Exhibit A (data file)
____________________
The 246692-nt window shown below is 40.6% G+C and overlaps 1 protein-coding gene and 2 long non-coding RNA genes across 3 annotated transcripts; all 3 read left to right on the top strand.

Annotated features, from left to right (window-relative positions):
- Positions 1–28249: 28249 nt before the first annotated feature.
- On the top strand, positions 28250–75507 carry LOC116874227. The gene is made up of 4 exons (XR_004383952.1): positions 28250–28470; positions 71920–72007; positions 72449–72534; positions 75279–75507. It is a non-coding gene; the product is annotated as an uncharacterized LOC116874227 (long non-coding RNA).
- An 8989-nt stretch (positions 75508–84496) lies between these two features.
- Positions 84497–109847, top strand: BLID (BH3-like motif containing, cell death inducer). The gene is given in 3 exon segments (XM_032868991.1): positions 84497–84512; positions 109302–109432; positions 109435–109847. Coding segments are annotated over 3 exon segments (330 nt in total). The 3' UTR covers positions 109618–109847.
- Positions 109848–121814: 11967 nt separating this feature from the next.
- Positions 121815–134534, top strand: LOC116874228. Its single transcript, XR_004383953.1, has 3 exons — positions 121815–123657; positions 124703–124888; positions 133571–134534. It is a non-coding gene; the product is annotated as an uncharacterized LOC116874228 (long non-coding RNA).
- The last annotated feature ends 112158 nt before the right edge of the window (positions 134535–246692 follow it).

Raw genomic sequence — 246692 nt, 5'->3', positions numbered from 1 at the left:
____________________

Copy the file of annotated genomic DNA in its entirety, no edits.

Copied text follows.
The 246692-nt window shown below is 40.6% G+C and overlaps 1 protein-coding gene and 2 long non-coding RNA genes across 3 annotated transcripts; all 3 read left to right on the top strand.

Annotated features, from left to right (window-relative positions):
- Positions 1–28249: 28249 nt before the first annotated feature.
- On the top strand, positions 28250–75507 carry LOC116874227. The gene is made up of 4 exons (XR_004383952.1): positions 28250–28470; positions 71920–72007; positions 72449–72534; positions 75279–75507. It is a non-coding gene; the product is annotated as an uncharacterized LOC116874227 (long non-coding RNA).
- An 8989-nt stretch (positions 75508–84496) lies between these two features.
- Positions 84497–109847, top strand: BLID (BH3-like motif containing, cell death inducer). The gene is given in 3 exon segments (XM_032868991.1): positions 84497–84512; positions 109302–109432; positions 109435–109847. Coding segments are annotated over 3 exon segments (330 nt in total). The 3' UTR covers positions 109618–109847.
- Positions 109848–121814: 11967 nt separating this feature from the next.
- Positions 121815–134534, top strand: LOC116874228. Its single transcript, XR_004383953.1, has 3 exons — positions 121815–123657; positions 124703–124888; positions 133571–134534. It is a non-coding gene; the product is annotated as an uncharacterized LOC116874228 (long non-coding RNA).
- The last annotated feature ends 112158 nt before the right edge of the window (positions 134535–246692 follow it).

Raw genomic sequence — 246692 nt, 5'->3', positions numbered from 1 at the left: